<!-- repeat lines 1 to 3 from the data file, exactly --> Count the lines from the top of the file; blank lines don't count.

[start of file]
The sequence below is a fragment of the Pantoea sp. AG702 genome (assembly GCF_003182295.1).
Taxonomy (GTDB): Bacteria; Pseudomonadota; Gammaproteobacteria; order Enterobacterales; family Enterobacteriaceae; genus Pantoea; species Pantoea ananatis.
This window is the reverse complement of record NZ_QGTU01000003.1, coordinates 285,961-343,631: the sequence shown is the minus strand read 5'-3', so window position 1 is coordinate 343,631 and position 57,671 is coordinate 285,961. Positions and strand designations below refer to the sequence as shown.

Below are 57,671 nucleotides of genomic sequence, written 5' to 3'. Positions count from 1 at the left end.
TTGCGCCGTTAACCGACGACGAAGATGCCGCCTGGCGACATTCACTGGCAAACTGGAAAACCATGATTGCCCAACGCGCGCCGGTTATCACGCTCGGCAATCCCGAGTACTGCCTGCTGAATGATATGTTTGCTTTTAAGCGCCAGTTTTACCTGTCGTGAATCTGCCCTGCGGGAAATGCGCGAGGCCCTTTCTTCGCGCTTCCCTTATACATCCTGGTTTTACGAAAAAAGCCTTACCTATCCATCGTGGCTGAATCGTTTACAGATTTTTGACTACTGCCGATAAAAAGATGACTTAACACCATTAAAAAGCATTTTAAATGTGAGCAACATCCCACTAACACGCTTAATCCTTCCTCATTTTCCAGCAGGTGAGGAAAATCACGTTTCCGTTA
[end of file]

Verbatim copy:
The sequence below is a fragment of the Pantoea sp. AG702 genome (assembly GCF_003182295.1).
Taxonomy (GTDB): Bacteria; Pseudomonadota; Gammaproteobacteria; order Enterobacterales; family Enterobacteriaceae; genus Pantoea; species Pantoea ananatis.
This window is the reverse complement of record NZ_QGTU01000003.1, coordinates 285,961-343,631: the sequence shown is the minus strand read 5'-3', so window position 1 is coordinate 343,631 and position 57,671 is coordinate 285,961. Positions and strand designations below refer to the sequence as shown.